Shaquille O'Neal on How He'll Pay Tribute to Kobe Bryant on Anniversary of Former Teammate's Death

With Jan. 26th marking the first anniversary of Kobe and Gianna Bryant's shocking deaths, NBA legend Shaquille O'Neal is hoping others take time to contact loved ones and reconnect with old friends.

It was 12 months ago on Tuesday that Bryant and 13-year-old Gianna died in a helicopter accident along with seven other victims in Calabasas, California.

The morning was an especially painful one for O'Neal, whose legacy is forever tied to Bryant — the duo won three consecutive NBA titles for the Los Angeles Lakers from 2000 to 2002, and remain the last team to have achieved such a feat.

Over the past year, O'Neal has spent time with Bryant's parents, Joe and Pamela Bryant, and plans to speak with them on the day of the anniversary.

"I'm just going to call his mom and dad and tell them I love them," the 48-year-old NBA Hall of Famer tells PEOPLE. "I recently got to hang out with them in Vegas … His mom reminds me of my mom, so wonderful. And his dad reminds me of my dad. I just had fun hanging out with them."

"[Bryant's] two sisters and their kids, they call me Uncle Shaq," he adds. "I'm just going to call them and tell him that I love them and if they need anything from me, they can contact me."

A few months before Bryant and Gianna's deaths, O'Neal suffered another loss — his sister, Ayesha Harrison-Jex, died in Oct. 2019 after a three-year battle with cancer. Her death, coupled with Bryant's, reminded O'Neal of the importance of keeping in contact with relatives and friends.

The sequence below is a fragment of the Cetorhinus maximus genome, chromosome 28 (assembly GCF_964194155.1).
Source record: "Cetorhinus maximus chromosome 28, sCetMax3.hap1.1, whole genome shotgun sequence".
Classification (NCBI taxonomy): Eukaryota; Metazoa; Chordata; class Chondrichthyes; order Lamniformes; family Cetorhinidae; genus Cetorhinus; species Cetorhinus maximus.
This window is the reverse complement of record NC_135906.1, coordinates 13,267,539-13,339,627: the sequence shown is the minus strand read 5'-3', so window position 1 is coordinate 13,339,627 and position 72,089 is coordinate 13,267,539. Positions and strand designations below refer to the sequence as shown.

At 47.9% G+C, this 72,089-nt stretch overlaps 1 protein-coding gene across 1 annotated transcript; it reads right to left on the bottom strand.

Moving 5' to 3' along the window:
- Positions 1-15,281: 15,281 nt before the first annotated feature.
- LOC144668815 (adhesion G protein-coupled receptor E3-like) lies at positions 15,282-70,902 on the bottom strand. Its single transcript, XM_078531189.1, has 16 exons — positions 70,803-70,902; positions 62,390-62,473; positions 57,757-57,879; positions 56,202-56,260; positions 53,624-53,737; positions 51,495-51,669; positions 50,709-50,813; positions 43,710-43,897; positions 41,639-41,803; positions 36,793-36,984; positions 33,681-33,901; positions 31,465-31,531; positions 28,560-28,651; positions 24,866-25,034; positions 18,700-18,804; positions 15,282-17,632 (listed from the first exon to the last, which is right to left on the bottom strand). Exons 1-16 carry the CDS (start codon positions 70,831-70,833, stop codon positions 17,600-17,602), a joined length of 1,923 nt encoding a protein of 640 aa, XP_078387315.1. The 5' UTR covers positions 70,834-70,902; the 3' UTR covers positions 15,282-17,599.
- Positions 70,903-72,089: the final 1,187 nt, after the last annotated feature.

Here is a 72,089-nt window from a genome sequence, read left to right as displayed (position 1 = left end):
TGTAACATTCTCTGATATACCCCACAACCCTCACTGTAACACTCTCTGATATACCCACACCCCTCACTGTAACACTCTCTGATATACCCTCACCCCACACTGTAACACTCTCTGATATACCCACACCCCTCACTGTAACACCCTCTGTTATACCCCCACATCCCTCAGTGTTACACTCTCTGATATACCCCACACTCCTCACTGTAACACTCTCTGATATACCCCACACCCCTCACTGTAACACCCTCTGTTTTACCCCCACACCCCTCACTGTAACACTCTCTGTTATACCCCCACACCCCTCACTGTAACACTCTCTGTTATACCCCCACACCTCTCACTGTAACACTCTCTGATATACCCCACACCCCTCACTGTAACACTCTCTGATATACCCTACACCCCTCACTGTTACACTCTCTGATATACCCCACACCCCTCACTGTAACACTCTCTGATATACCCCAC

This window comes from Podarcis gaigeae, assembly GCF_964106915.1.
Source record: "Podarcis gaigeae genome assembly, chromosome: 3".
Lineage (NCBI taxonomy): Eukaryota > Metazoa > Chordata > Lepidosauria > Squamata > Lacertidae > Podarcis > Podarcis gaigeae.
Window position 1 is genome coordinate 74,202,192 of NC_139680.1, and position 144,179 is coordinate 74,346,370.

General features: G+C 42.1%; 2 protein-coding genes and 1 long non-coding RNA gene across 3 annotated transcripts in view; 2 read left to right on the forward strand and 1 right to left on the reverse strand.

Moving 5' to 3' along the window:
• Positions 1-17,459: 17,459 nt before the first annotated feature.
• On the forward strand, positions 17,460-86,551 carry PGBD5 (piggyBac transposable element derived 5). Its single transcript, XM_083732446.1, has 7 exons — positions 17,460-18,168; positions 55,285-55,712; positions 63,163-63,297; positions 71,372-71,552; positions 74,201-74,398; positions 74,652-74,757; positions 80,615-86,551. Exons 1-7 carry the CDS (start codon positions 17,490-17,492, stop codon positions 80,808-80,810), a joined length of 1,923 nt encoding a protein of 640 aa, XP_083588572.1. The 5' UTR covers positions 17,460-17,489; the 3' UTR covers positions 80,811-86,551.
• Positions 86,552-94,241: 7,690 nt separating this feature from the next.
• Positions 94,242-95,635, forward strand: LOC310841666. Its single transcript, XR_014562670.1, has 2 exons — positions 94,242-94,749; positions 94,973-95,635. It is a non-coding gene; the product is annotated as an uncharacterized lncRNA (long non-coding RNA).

"When it comes to relationships, when something happens, if you have to say to yourself, 'I should have,' then you got to start doing it now," he says. " 'I should have called them more. I should have did this, I should have did that.' You don't want to make the same mistake with the next friend."

"If you've got friends out there you're not as close with as you used to be, call them right now, text them right now. Tell them you miss them, tell them you think about them," he continues. "Tell them you love them. Get together for lunch. Hash things out, talk things out. Because you don't want to say when it's too late, 'Man, I wish I could have,' or 'I should have did this.' "

To live up to that, O'Neal recently contacted members of his eighth-grade basketball team who played with him in Germany. He plans to fly them and their families out for a reunion, and to thank them for their playing days together.

"From the passing of Kobe and my sister, I realized I should have talked to them way more, way more," he says.

One bright spot for O'Neal and the city of Los Angeles following that tragic accident came eight months later when the Lakers, led by LeBron James and Anthony Davis, earned their first NBA title in 10 years.

"It was amazing for the city, amazing for Kobe's family, for Kobe's legacy," O'Neal says of the win. "It was a horrific time, that had a legendary storybook ending. That LeBron was able to bring that back. I'm telling you now, if the fans were able to come [if not for the coronavirus pandemic], the city would have been on fire."

"We've had 16 and 17 championships," he adds, "but that probably would've been the most celebrated championship in Laker history."

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